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The gorgeous reception décor included gold and ivory table runners and vanilla scented candles for the tables. They also had a pink and ivory sign for guests to sign as the guestbook, and a Polaroid camera. Pink and ivory flowers adorned the tables.

“Seeing the reception room decorated in its entirety brought a tear to my eye,” says Priya. “I’d spent months working on the finer details, and having it finally come together was magical.”

The golden brown reception venue is filled with white table clothed tables and gold chairs that match the ceremonial chairs. There are green plants and trees to add colour throughout the venue.
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Wedding guests were treated to Priya and Rahul’s favourite Indian street food including: chicken tikka bites, chips served in newspaper, cocktail samosas and an array of curries which were washed down with champagne, beer, and/or wine.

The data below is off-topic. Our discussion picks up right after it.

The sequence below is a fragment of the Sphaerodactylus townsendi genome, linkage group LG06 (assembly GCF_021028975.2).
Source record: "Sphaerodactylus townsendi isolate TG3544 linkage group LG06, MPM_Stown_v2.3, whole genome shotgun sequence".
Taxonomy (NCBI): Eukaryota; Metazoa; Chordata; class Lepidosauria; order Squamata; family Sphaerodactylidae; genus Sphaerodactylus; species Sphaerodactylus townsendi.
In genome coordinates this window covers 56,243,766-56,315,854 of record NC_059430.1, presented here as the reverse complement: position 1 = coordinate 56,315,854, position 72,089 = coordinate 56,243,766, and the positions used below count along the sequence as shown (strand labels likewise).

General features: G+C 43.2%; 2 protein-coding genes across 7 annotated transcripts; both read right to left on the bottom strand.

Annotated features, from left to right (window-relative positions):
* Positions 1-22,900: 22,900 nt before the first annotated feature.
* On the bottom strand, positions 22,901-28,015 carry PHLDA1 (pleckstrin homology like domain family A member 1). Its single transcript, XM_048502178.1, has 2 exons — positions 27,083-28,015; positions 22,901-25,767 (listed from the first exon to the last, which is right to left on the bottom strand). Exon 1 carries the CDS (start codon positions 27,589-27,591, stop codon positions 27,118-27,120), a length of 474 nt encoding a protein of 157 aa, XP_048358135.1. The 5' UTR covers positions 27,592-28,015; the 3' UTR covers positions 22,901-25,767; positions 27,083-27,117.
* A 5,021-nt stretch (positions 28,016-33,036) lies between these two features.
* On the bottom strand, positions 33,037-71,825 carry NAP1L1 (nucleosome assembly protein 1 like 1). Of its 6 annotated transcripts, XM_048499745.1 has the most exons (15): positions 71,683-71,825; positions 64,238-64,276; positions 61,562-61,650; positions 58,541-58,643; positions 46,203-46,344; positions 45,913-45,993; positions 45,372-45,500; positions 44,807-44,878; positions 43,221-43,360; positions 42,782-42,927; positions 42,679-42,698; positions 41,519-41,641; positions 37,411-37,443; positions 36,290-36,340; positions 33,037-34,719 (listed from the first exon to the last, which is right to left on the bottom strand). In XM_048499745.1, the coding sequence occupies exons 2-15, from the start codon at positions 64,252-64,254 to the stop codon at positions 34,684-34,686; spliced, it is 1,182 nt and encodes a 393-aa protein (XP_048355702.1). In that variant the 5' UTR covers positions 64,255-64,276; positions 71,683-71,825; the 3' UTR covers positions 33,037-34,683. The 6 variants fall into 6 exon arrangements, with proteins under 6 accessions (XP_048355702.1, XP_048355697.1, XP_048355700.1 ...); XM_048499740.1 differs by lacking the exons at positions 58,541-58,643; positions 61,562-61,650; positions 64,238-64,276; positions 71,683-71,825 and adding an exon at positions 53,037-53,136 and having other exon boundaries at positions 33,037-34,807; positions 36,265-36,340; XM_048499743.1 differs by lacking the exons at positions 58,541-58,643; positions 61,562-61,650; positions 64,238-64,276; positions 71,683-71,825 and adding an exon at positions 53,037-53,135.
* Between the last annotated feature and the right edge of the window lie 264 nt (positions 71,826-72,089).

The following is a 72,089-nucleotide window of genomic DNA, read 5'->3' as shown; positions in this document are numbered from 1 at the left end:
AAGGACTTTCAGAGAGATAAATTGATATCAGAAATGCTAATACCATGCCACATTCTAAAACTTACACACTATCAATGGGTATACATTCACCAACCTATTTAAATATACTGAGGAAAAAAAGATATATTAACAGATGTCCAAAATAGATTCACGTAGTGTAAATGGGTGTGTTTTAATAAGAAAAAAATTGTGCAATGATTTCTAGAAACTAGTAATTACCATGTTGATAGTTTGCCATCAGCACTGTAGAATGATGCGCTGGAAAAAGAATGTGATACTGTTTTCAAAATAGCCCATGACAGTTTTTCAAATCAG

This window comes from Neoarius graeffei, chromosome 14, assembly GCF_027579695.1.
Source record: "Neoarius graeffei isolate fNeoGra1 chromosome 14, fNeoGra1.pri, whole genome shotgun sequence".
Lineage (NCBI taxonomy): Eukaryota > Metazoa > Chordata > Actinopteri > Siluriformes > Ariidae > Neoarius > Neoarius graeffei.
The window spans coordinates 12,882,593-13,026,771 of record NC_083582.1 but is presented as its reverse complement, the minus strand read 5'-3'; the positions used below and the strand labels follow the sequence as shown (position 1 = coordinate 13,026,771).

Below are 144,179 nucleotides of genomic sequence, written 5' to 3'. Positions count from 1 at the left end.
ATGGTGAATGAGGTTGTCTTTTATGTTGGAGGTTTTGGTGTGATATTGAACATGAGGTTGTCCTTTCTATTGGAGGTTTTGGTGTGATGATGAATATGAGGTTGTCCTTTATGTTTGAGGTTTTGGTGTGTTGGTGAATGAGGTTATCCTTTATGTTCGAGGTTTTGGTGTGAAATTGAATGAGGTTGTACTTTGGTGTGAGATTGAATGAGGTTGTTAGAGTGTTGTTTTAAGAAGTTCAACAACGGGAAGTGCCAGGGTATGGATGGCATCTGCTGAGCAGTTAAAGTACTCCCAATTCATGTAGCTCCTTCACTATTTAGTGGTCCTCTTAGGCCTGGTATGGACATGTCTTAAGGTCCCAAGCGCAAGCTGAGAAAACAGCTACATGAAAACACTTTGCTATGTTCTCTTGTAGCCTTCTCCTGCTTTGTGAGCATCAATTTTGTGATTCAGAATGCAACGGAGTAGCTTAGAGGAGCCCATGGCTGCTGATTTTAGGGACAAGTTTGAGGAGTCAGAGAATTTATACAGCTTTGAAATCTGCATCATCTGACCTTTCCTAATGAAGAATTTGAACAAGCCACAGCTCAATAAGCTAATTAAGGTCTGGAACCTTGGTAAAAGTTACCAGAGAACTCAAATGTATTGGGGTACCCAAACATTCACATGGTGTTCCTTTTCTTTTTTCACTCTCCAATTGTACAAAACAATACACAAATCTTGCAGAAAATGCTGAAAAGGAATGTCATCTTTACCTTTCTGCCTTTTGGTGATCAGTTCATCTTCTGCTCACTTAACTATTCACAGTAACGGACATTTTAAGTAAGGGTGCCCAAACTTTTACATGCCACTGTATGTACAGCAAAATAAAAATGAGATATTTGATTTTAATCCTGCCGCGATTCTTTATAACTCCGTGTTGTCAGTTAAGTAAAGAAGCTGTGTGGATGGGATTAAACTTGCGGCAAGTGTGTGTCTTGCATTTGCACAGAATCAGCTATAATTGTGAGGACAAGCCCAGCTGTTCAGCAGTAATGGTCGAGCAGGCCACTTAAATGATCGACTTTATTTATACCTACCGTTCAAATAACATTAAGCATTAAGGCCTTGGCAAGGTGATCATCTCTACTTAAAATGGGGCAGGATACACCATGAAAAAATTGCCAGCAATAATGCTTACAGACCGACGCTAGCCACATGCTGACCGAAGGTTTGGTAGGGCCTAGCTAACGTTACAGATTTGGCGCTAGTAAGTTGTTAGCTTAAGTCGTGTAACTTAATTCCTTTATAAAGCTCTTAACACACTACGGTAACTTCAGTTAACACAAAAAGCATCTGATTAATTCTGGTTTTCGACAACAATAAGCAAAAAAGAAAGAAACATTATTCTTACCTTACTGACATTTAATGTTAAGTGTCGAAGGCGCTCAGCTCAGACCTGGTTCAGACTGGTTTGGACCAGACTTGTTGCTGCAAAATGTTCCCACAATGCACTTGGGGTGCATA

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Entertainer Howard Wing surprised the guests and a DJ got everybody dancing until midnight. After the last song was played, the couple retired to the house’s living room with their loved ones. “It was the perfect time to unwind and debrief – but also to continue the party!”
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Want to learn more about wedding traditions from around the world? Click here!